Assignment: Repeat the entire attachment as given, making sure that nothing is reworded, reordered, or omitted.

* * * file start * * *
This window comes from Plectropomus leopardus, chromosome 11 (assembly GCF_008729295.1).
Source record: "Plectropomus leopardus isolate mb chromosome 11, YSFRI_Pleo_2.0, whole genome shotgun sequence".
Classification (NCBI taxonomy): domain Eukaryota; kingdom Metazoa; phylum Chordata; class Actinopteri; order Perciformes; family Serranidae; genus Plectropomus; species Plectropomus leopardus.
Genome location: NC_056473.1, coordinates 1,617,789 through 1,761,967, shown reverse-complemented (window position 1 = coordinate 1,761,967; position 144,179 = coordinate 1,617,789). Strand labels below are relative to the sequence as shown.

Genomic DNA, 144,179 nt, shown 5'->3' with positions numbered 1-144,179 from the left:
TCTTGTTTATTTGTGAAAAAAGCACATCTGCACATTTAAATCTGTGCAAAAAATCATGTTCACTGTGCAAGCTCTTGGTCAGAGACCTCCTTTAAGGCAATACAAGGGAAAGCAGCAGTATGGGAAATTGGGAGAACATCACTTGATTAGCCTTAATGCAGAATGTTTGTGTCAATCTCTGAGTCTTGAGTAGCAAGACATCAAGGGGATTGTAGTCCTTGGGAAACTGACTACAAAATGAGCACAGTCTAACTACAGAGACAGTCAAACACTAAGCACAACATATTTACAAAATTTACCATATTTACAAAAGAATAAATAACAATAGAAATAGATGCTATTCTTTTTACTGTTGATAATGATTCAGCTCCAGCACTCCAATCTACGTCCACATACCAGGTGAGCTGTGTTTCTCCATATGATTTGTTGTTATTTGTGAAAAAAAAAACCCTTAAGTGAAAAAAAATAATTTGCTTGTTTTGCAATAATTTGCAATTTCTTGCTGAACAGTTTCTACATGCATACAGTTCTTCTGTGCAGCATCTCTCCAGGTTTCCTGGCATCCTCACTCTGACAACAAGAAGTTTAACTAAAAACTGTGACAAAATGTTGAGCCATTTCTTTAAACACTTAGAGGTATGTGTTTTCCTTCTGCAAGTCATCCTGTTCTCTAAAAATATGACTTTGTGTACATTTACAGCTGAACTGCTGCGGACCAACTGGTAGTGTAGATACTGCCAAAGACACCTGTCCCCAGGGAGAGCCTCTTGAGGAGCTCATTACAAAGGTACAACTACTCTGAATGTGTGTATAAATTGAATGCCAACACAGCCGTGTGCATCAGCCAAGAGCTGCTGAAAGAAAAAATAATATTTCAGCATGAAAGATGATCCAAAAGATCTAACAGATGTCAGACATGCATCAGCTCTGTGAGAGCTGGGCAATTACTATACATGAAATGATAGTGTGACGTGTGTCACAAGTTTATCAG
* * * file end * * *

This window comes from Plectropomus leopardus, chromosome 11 (assembly GCF_008729295.1).
Source record: "Plectropomus leopardus isolate mb chromosome 11, YSFRI_Pleo_2.0, whole genome shotgun sequence".
Classification (NCBI taxonomy): domain Eukaryota; kingdom Metazoa; phylum Chordata; class Actinopteri; order Perciformes; family Serranidae; genus Plectropomus; species Plectropomus leopardus.
Genome location: NC_056473.1, coordinates 1,617,789 through 1,761,967, shown reverse-complemented (window position 1 = coordinate 1,761,967; position 144,179 = coordinate 1,617,789). Strand labels below are relative to the sequence as shown.

Genomic DNA, 144,179 nt, shown 5'->3' with positions numbered 1-144,179 from the left:
TCTTGTTTATTTGTGAAAAAAGCACATCTGCACATTTAAATCTGTGCAAAAAATCATGTTCACTGTGCAAGCTCTTGGTCAGAGACCTCCTTTAAGGCAATACAAGGGAAAGCAGCAGTATGGGAAATTGGGAGAACATCACTTGATTAGCCTTAATGCAGAATGTTTGTGTCAATCTCTGAGTCTTGAGTAGCAAGACATCAAGGGGATTGTAGTCCTTGGGAAACTGACTACAAAATGAGCACAGTCTAACTACAGAGACAGTCAAACACTAAGCACAACATATTTACAAAATTTACCATATTTACAAAAGAATAAATAACAATAGAAATAGATGCTATTCTTTTTACTGTTGATAATGATTCAGCTCCAGCACTCCAATCTACGTCCACATACCAGGTGAGCTGTGTTTCTCCATATGATTTGTTGTTATTTGTGAAAAAAAAAACCCTTAAGTGAAAAAAAATAATTTGCTTGTTTTGCAATAATTTGCAATTTCTTGCTGAACAGTTTCTACATGCATACAGTTCTTCTGTGCAGCATCTCTCCAGGTTTCCTGGCATCCTCACTCTGACAACAAGAAGTTTAACTAAAAACTGTGACAAAATGTTGAGCCATTTCTTTAAACACTTAGAGGTATGTGTTTTCCTTCTGCAAGTCATCCTGTTCTCTAAAAATATGACTTTGTGTACATTTACAGCTGAACTGCTGCGGACCAACTGGTAGTGTAGATACTGCCAAAGACACCTGTCCCCAGGGAGAGCCTCTTGAGGAGCTCATTACAAAGGTACAACTACTCTGAATGTGTGTATAAATTGAATGCCAACACAGCCGTGTGCATCAGCCAAGAGCTGCTGAAAGAAAAAATAATATTTCAGCATGAAAGATGATCCAAAAGATCTAACAGATGTCAGACATGCATCAGCTCTGTGAGAGCTGGGCAATTACTATACATGAAATGATAGTGTGACGTGTGTCACAAGTTTATCAG